Wednesday, 20 May 2020
MI Director Phil Bicknell says the UK's recent challenges could hint at the long-term impact of future policies, such as the Agriculture Bill and trade discussions.
Coronavirus has been a huge challenge for the agrifood sector – disruption to supply chains, big swings in demand patterns across different channels and switches in consumer behaviour to name just three.
Most would recognise that, on the whole, the industry has responded positively, particularly when measured by food availability and choice on shelves.
However, there are some fundamental policy developments still happening that will impact our industry in the shape of the Agriculture Bill and trade discussions. They may be overshadowed by coronavirus right now, but ultimately, I think they will have a bigger impact on farming prospects in the long run.
I can’t help thinking that some of the consequences of coronavirus we’ve seen in recent weeks, and those set to emerge in the next few months, give an indication of how future policies may impact our industry.
In the early days of lockdown, the flow of goods into mainland Europe was disrupted due to additional checks. There were a myriad of factors that led to lamb prices plummeting, one of which was the additional friction with our biggest export customer, which poses the question: Does this underline the significance of our trading relationships?
Not only is it about ensuring there’s minimal disruption in trade with our current customers but also that non-tariff barriers feature alongside tariffs in future trade deals.
In some sectors, we’ve seen farm revenues drop as prices have dipped. To date, the dairy sector is arguably the most impacted by price volatility.
However, we know direct payments to farmers, a revenue which has generated over £3 billion to agriculture, will be phased out. And while that doesn’t impact industry in the short-term, it triggers the longer term question about the financial resilience and profitability of our industry.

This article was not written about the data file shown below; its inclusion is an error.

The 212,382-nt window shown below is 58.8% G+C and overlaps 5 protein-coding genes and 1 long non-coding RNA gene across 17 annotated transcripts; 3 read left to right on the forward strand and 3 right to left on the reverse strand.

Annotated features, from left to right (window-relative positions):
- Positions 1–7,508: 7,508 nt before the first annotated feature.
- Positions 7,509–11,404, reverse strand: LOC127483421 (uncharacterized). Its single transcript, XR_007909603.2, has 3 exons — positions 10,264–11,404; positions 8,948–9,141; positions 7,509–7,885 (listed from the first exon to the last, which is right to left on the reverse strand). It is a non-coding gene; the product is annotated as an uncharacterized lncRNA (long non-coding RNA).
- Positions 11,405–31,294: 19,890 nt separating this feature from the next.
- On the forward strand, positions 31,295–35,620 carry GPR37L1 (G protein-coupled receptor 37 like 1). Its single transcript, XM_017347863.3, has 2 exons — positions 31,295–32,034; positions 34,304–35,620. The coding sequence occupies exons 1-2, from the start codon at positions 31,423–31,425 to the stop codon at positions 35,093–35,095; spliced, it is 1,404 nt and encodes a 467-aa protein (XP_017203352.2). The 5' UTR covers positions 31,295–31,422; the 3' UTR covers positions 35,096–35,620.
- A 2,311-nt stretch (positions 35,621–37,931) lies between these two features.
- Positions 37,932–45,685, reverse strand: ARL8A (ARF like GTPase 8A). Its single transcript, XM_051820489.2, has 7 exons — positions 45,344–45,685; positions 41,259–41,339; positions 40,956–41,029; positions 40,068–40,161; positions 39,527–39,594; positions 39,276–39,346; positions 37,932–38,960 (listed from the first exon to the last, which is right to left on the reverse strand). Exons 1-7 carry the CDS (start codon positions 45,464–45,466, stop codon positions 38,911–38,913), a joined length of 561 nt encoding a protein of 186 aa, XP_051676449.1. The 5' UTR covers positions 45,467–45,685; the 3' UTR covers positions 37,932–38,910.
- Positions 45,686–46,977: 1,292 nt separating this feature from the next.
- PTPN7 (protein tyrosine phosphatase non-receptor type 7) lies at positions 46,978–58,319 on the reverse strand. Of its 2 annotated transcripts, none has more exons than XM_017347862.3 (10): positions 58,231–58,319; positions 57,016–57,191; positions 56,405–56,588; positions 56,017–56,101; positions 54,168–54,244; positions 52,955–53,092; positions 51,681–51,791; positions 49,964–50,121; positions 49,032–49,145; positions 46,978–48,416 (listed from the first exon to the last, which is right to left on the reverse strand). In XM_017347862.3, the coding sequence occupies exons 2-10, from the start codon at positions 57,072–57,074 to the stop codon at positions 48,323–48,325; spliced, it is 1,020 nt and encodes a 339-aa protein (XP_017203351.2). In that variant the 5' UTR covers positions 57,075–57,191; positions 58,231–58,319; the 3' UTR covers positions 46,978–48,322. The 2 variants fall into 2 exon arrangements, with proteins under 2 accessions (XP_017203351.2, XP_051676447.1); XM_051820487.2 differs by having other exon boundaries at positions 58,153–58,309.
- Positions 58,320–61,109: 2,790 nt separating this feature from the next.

Values, or value?
Allied to the loss of direct payments is the potential for increased competition from new trading relationships. There’s a distinct possibility of trade deals resulting in increased access for cheaper food to the UK market.
The bottom line is that the UK is a relatively high cost producer of high quality food. Cheaper options are always available and that is arguably exaggerated right now, with coronavirus meaning some products have been left without a market and the subsequent oversupply is reflected in bargain prices.
Some will inevitably look at the food industry’s appetite for low cost imports in the coming weeks as a bellwether on their intentions to back British and the extent to which there’s support for long-term supply relationships versus the appeal of lower cost deals in the short term.
With an impending recession, an increased number of consumers may face the dilemma of price versus quality. Again, it gives us an indication of the future and particularly shoppers’ enthusiasm to sacrifice values for value.
The direction of travel for farming policy focuses on the public goods aspects of agriculture. Quite where environmental issues will figure in the consumer priority league table in challenging economic times will be significant for us.
Plan and prepare
As a farmer, I’d like to think that where food comes from and how it is produced remains at the fore wherever the nation buys its food. However, I know that price is a critical factor for many and that underlines the importance that, whatever the direction of farming policy, our industry also needs to be competitive.
The parallels between the big and permanent change of policy and the shorter-term impacts of coronavirus may not be immediately obvious. The big difference is that with coronavirus, our industry has had to react. By contrast, we know that changes are coming, and that gives us greater opportunity to plan and prepare for change.